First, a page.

During this time, Monica’s brother fell victim to violence and was killed in the streets of El Limon, a fate too many young people and families are forced to endure in this community. Despite the odds, Monica overcame overwhelming fear and continued her volunteer work to support youth activities designed to keep children safe.

 

In 2017, when HRI initiated formal youth activities in El Limon, Monica joined our program.  She initially became involved as a participant, but we quickly encouraged her to shift into a role of volunteer teacher and mentor.

 

At age 24, Monica is happily teaching and leading the girl’s youth group.  She assists in hosting the after-school program that focuses on building self-esteem and leadership skills for children and teens. She helps show them they are important individuals with rights and the potential to change their trajectory in order to end the cycle of poverty, pain and violence for their family. She helps create a space for youth to have a voice within community leadership and teaches them how to advocate on behalf of their peers to help ignite positive change. Monica teaches young people in her community to hope, to dream and to aspire for a better life.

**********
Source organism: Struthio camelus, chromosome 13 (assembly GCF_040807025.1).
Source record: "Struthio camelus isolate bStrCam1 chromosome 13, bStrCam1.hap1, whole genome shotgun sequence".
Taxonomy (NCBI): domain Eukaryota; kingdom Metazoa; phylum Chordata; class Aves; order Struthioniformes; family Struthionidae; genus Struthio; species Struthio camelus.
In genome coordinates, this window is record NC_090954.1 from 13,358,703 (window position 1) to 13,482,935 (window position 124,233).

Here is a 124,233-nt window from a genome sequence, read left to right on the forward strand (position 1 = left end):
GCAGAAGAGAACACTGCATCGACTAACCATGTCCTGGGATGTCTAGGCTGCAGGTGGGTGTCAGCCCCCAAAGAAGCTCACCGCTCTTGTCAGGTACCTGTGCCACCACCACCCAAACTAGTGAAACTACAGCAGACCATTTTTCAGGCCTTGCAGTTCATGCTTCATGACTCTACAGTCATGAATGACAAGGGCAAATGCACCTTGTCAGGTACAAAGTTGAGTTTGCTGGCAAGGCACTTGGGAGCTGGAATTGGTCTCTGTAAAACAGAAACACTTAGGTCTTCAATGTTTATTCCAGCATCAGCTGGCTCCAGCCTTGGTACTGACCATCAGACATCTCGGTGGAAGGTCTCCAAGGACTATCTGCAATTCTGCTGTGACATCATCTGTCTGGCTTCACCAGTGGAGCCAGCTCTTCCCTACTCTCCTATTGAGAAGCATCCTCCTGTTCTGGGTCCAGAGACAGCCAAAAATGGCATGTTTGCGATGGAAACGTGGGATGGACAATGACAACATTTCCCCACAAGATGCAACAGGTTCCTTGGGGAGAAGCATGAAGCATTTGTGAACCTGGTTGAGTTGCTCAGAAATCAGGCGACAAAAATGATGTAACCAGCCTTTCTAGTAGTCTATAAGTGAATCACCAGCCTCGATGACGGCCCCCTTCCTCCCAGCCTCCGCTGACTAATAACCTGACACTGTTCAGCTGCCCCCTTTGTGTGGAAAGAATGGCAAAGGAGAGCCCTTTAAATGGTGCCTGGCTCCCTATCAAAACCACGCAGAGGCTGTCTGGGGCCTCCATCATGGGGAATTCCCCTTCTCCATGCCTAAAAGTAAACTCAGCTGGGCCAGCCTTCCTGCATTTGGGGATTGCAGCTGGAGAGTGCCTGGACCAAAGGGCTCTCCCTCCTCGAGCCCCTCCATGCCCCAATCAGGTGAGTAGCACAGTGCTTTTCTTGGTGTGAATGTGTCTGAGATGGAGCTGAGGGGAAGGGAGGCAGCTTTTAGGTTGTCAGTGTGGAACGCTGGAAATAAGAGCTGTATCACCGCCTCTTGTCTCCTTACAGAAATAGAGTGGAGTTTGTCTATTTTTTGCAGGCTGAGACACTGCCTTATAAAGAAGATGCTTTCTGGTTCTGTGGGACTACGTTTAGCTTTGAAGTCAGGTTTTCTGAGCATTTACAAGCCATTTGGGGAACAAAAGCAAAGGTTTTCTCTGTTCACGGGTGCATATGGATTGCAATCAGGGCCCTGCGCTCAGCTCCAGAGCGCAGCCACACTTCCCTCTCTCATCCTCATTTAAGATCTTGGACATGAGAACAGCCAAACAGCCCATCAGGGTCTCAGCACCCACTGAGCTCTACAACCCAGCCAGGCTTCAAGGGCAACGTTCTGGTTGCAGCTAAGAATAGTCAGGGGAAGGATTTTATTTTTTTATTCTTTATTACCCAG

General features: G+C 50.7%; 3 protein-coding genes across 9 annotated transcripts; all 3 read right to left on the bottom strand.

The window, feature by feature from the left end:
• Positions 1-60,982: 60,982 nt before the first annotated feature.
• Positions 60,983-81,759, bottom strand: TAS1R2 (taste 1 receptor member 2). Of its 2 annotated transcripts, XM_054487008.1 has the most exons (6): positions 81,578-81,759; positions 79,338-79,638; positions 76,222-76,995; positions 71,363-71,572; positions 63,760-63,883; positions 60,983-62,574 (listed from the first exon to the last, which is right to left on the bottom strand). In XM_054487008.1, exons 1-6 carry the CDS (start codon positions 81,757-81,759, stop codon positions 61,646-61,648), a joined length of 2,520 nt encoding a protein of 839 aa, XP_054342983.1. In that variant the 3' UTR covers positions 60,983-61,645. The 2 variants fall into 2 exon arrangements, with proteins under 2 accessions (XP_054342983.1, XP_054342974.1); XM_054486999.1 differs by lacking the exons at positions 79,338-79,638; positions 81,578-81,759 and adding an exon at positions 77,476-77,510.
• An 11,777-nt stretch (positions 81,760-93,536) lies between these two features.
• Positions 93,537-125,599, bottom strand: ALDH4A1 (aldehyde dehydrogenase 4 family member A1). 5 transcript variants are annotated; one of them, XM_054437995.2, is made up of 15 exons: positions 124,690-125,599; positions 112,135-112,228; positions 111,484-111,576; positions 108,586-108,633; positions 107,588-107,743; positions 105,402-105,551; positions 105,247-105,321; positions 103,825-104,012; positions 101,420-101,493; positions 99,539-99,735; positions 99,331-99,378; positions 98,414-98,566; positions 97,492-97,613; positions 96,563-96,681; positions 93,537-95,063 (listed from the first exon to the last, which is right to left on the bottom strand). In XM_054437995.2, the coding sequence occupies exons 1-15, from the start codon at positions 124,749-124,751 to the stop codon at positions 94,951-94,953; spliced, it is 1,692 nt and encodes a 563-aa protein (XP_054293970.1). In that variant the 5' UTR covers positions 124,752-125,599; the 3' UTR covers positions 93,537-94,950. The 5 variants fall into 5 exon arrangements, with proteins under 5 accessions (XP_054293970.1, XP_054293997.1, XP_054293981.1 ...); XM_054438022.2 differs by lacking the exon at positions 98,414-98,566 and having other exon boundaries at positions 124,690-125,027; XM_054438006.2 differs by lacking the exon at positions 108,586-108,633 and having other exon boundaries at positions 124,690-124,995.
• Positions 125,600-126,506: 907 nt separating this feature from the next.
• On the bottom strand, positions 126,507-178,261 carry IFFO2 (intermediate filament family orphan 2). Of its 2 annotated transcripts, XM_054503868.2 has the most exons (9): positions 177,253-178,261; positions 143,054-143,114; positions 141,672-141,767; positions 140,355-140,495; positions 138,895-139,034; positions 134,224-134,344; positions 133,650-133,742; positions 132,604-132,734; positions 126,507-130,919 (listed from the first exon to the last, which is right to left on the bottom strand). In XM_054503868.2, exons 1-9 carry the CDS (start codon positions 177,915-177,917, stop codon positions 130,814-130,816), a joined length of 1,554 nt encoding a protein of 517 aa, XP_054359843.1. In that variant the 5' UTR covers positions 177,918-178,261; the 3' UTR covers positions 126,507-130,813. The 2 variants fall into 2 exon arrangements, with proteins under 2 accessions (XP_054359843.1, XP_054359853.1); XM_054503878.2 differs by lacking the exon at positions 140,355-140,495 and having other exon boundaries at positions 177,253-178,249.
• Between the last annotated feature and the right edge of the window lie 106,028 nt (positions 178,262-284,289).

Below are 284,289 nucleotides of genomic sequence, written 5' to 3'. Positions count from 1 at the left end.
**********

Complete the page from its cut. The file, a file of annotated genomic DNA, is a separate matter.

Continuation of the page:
After so much life experience and drive to make a difference in her community, Monica has become a true mentor for this generation. She has evolved through sheer personal determination to rise above the challenges and losses. HRI is proud to have Monica as part of our youth leadership team. She inspires many young people to dream big and grow beyond their circumstances!

 

Download 2017 Annual Report PDF